Violet liked going out, and Liza babysat Daisy three and four times a week. Foley was gone most nights, drinking beer at the Blue Moon, which was the only bar in town. He worked construction, and at the end of the day, he needed to "wet his whistle" was how he put it. He said he wasn't about to stay home babysitting Daisy, and Violet certainly had no intention of sitting around the house with her while Foley was out having fun. During the school year, Liza ended up doing her homework at the Sullivans' after Daisy was in bed. Sometimes Ty came to visit, or Kathy might spend the evening so the two could read movie magazines. True Confession magazine was preferable, but Kathy was worried about impure thoughts.

Violet smiled at Liza, their eyes connecting in the mirror until Liza looked away. (Violet preferred to smile with her lips closed because one of her front teeth was chipped where Foley'd knocked her sideways into a door.) Violet liked her. Liza knew this and it made her feel warm. Being favored by Violet was enough to make Liza trot around behind her like a stray pup.

Breast inspection complete, Violet shrugged herself back into the kimono and tied it at the waist. She took a deep drag of her cigarette, then rested it in the ashtray so she could finish putting on her face. "How's that boyfriend of yours?"


"You be careful. You know he's not supposed to date."

"I know. He told me and that is so unfair."

"Unfair or not, his aunt would have a fit if she knew he was going steady, especially with someone like you."

"Gee, thanks. What'd I do to her?"

"She thinks you're a bad influence because your mother's divorced."

"She told you that?"

"More or less," Violet said. "I ran into her at the market and she tried to pump me for information. Someone saw you with Ty and ran blabbing straight to her. Don't ask who tattled because she was very tight-lipped. I told her she was nuts. I was polite about it, but I made sure she got the point. In the first place, I said your mother wouldn't let you date at your age. You're barely fourteen...how ridiculous, I said. And in the second place, you couldn't be seeing Ty because you spent all your spare time with me. She seemed satisfied with that, though I'm sure she doesn't like me any better than she likes you. Guess we're not good enough for her or her precious nephew. She got all pruney around the mouth and went on to say that at his last school, some girl got herself in trouble, if you get my drift."

"I know. He told me he felt sorry for her."

"So he did her the big favor of screwing her. Wasn't she the lucky one?"

"Well, it's over now anyway."

"I'll say. Take it from me, you can't trust a guy who's hellbent on getting in your pants."

"Even if he loves you?"

"Especially if he loves you, and worse if you love him."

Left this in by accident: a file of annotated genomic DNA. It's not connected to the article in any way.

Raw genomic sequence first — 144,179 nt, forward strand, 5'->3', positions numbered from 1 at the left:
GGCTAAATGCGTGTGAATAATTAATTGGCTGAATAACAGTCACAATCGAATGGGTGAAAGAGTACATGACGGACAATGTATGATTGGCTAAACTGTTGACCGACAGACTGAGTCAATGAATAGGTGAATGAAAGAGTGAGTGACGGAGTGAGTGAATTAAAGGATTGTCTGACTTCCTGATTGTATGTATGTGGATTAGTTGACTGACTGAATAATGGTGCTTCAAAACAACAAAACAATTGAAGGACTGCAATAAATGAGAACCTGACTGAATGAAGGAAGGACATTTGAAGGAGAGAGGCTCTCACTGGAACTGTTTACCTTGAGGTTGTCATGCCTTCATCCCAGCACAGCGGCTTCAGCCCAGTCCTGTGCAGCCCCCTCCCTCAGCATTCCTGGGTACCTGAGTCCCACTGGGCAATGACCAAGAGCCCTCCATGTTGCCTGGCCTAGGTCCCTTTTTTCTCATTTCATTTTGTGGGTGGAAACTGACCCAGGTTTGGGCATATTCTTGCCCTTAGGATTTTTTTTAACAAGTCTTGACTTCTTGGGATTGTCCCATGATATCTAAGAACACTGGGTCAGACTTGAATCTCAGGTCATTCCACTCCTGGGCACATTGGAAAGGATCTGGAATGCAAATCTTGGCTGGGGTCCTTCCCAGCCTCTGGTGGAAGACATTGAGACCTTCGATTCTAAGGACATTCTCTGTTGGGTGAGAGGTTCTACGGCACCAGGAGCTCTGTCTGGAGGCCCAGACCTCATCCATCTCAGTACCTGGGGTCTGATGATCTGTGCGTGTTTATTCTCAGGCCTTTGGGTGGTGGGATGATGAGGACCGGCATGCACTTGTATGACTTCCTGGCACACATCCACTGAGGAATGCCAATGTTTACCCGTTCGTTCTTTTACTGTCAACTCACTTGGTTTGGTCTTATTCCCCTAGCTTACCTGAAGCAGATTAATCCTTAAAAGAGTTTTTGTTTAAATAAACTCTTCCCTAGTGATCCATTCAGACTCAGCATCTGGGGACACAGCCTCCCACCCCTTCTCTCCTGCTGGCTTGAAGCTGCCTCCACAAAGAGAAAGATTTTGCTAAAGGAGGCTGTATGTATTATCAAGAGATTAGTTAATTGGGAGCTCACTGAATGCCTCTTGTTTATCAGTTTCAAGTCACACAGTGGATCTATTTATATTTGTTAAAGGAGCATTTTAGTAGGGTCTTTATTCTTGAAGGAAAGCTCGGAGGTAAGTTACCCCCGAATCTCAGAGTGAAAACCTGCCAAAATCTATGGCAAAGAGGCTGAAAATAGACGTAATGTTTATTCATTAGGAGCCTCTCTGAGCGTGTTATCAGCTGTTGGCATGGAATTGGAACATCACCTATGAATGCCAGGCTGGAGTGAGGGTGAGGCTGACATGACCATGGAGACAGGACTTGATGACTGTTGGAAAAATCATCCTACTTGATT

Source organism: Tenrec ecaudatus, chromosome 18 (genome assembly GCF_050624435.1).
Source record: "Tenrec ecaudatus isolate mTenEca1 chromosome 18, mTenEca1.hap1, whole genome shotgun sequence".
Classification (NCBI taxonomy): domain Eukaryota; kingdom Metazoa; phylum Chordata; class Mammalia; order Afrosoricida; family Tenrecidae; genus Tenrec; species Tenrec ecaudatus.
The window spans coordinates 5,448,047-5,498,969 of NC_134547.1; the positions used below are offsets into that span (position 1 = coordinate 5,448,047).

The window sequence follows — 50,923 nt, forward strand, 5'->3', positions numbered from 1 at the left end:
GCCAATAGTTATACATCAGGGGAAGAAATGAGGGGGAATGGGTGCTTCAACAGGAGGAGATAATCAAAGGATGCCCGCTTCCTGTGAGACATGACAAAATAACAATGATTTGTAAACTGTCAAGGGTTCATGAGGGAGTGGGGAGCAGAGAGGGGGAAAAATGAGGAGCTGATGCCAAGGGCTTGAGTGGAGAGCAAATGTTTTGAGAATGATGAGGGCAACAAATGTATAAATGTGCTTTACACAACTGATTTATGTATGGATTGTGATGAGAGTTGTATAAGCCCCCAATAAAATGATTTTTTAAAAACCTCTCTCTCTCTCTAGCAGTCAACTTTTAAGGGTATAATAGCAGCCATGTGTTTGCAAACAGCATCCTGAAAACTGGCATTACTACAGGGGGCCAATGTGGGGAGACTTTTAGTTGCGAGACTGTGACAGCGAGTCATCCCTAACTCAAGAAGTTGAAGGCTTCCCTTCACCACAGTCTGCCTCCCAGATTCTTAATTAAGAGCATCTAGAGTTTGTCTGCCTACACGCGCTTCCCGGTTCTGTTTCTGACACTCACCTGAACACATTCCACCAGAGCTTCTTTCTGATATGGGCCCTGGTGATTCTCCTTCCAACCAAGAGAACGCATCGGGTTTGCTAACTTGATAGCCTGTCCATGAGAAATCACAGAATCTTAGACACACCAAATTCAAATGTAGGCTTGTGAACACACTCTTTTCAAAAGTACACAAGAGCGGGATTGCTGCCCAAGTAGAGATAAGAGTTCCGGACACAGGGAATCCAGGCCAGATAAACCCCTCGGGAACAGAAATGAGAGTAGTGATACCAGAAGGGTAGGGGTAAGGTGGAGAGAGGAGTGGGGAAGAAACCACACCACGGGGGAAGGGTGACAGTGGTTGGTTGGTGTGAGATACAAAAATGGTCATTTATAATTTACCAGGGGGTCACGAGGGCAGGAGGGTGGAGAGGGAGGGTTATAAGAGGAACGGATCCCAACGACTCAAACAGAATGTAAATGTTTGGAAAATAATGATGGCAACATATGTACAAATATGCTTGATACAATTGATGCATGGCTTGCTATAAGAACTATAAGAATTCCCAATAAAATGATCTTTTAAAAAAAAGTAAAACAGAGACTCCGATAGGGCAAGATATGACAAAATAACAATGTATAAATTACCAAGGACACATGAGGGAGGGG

Violet picked up a wand of mascara and began to sweep her lashes, leaning into the mirror so she could see what she was doing. "I've got Cokes for you in the fridge and a carton of vanilla ice cream if you and Daisy want some."


She recapped the wand and used a hand to fan her face, drying the dramatic fringe of black goo. She opened her jewelry box and selected six bracelets, thin silver circles that she slipped over her right hand one by one. She shook her wrist so they jingled together like tiny bells. On her left wrist she fastened her watch with its narrow black-cord band. Barefoot, she got up and crossed to the closet.

There was very little evidence of Foley in the room. He kept his clothes jammed in a pressed-board armoire shoved in one corner of Daisy's room, and as Violet was fond of saying, "If he knows what's good for him, he better not complain." Liza watched while she hung the kimono on a hook on the inside of the closet door. She was wearing sheer white nylon underpants but hadn't bothered with a bra. She slipped her feet into a pair of sandals and leaned down to fix the straps, her breasts bobbling as she did. Then she pulled on a lavender-and-white polka-dot sundress that zipped up the back. Liza had to help her with that. The dress fit snugly, and if Violet was aware that her nipples showed as flat as coins she made no remark. Liza was self-conscious about her figure, which had begun developing when she was twelve. She wore loose cotton blouses-usually Ship'n Shore-mindful that her bra and slip straps sometimes showed through the fabric. She found this embarrassing around the boys at school. Ty was seventeen and, having transferred from another school, didn't act stupid the way the others did, with their mouth farts and rude gestures, fists pumping at the front of their pants.

Liza said, "What time are the fireworks?"